(Click on the image on the right for a laugh!)
But unlike Vitameatavegamin, whose only benefit was to make Lucy tipsy, this CPA idea truly works. When a Community Preservation Committee votes at their committee meeting to recommend a project to the legislative body (Town Meeting or City Council), there is a simple step that is often skipped, and it usually leads to problems down the road.
After the vote, many CPCs do not send a formal, written recommendation to their municipal officials. Sometimes what is sent is just the most basic of information – “the CPC recommends $50,000 to fund the Town Hall historic project.” With such scant information contained in the recommendation, there are often consequences down the road when the project commences. At best, things might happen that the CPC did not expect or would never have agreed to. At worst, the rules of CPA may not be fully followed when the project is implemented. In both cases, it often triggers a call to the Coalition’s technical assistance hotline, but at that point there is little that can be done.
There are a lot of things that should be included in a CPC recommendation, and the committee should be sure to discuss all of them and then summarize everything in a written document for the town (or city). Of course, you need to specify the amount of funding and a description of the project, but you also need to identify which CPA account (or accounts) the appropriation is coming from (Click here for more information on the various accounts that make up a CPA budget). You’ll want to specify any conditions that are necessary for the project. Does a restriction need to be placed on the building or parcel? Is there a grant agreement that needs to be drafted before funding is awarded? Is there a deadline for the project to be completed? What other conditions is the CPC making a part of the project recommendation?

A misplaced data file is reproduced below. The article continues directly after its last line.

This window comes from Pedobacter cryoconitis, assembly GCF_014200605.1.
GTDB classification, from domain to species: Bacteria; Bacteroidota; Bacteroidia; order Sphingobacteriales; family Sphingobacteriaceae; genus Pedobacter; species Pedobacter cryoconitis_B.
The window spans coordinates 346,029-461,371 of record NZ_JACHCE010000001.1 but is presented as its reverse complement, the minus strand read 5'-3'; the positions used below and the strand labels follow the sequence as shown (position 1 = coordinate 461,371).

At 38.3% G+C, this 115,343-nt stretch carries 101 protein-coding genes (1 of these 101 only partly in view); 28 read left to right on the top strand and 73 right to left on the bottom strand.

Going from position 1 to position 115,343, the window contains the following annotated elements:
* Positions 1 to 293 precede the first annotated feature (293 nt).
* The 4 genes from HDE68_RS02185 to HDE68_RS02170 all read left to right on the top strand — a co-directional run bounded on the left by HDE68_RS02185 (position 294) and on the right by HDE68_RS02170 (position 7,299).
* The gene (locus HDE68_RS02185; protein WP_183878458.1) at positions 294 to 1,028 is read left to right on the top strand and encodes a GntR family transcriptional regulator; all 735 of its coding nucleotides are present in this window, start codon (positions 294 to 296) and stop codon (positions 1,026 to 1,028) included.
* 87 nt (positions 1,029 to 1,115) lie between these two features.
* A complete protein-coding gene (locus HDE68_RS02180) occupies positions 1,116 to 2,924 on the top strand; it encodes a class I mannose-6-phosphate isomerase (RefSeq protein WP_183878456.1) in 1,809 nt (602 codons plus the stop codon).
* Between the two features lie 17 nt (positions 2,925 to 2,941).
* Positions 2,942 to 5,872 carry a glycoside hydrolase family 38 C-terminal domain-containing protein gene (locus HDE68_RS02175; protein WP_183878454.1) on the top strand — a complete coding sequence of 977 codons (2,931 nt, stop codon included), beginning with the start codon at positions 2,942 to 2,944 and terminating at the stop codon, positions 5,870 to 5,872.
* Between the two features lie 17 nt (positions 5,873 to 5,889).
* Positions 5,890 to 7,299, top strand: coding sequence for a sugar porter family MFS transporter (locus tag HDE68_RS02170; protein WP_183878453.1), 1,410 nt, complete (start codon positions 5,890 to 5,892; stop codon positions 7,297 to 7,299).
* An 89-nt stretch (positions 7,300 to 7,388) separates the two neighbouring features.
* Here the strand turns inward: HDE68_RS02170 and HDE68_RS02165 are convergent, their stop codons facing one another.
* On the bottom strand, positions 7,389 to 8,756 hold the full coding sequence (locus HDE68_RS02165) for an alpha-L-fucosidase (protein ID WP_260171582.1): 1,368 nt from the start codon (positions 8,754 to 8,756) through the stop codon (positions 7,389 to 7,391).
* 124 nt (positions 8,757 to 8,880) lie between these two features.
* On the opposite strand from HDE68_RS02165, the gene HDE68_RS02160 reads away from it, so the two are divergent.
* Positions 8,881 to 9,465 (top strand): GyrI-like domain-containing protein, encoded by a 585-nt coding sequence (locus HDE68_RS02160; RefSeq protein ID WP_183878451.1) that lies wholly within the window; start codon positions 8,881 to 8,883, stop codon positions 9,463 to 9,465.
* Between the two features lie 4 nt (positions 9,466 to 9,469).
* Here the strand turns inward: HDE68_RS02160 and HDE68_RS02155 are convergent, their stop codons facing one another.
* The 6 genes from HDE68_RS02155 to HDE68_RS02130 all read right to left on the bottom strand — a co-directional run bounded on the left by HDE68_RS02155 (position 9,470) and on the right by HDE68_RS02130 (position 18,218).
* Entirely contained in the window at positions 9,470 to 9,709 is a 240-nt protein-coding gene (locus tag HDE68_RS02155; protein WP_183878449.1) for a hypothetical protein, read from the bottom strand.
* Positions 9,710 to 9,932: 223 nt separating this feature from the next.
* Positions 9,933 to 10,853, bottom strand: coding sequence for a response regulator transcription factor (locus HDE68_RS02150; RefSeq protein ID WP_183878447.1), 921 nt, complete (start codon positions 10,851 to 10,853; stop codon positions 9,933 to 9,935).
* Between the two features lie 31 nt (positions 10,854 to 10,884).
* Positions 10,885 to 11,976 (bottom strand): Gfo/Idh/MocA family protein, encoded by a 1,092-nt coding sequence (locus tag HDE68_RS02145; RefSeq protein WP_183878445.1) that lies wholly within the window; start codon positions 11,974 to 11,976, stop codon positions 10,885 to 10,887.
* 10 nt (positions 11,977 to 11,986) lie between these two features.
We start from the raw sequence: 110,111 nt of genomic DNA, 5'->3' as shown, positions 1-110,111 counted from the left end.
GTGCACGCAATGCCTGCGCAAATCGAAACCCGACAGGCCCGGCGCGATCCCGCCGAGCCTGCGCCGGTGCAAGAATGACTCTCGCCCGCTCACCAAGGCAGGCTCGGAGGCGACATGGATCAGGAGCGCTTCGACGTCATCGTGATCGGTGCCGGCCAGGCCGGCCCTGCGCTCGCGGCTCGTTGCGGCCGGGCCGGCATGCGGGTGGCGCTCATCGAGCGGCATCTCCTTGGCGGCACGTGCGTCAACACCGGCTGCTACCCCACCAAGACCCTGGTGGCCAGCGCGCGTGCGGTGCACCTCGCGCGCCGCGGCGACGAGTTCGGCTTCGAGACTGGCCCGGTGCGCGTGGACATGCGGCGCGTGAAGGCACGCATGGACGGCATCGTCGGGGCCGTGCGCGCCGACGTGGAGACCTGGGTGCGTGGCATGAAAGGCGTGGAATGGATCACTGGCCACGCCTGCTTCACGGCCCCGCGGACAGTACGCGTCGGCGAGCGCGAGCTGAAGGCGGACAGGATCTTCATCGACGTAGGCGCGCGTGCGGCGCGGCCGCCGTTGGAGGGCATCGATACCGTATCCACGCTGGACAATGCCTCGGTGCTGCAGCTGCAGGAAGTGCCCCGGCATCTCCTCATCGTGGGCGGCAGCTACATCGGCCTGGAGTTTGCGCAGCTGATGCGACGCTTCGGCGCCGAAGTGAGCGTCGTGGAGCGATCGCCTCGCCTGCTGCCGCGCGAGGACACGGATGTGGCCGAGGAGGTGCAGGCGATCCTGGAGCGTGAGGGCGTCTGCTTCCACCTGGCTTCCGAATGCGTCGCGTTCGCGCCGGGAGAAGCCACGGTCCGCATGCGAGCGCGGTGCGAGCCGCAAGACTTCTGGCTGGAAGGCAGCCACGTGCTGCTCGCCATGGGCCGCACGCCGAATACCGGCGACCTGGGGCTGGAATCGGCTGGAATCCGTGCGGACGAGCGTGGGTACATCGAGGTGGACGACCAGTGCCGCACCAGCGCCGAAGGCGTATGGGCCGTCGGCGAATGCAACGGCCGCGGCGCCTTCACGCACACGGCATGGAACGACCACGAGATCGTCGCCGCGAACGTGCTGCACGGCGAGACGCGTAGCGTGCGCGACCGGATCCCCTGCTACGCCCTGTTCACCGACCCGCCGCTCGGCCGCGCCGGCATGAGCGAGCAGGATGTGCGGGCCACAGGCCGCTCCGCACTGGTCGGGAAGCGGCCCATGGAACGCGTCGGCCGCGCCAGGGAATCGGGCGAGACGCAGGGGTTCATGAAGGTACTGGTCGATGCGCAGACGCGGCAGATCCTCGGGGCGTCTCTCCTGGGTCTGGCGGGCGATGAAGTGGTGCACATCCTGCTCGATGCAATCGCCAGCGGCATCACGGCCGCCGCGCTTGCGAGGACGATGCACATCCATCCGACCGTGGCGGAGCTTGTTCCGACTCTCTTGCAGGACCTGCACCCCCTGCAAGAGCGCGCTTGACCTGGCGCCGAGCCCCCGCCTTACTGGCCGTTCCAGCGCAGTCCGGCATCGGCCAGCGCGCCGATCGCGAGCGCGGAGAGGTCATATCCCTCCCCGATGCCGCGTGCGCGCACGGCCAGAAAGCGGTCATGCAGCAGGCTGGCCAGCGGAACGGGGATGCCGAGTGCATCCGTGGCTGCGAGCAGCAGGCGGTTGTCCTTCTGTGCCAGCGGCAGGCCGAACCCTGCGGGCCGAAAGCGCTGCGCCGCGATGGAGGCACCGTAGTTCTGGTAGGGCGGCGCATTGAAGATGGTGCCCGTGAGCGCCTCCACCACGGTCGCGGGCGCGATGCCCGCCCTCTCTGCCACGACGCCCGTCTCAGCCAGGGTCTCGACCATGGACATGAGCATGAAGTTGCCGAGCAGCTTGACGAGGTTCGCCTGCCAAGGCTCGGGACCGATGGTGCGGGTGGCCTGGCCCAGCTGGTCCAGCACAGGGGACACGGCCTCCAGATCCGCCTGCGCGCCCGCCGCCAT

CPCs use a variety of formats for these recommendations, from very simple ones to extensive. We’ve collected a few examples from different communities:
- New Bedford has a particularly clean and simple format for their CPC recommendations, and it covers all the bases.
- Salem also has an excellent recommendation format, and their example features extensive information on each project.
- Newton was most likely the community that was the first to use written recommendations, and has used a similar format for years.
To be clear, there is no requirement in the CPA legislation for a written recommendation. But we can definitely report that communities that use them have far fewer problems during the implementation stage of projects. If your CPC uses written recommendations, we’d love to see more samples. And if your CPC doesn’t, consider giving it a try for your next round of project recommendations.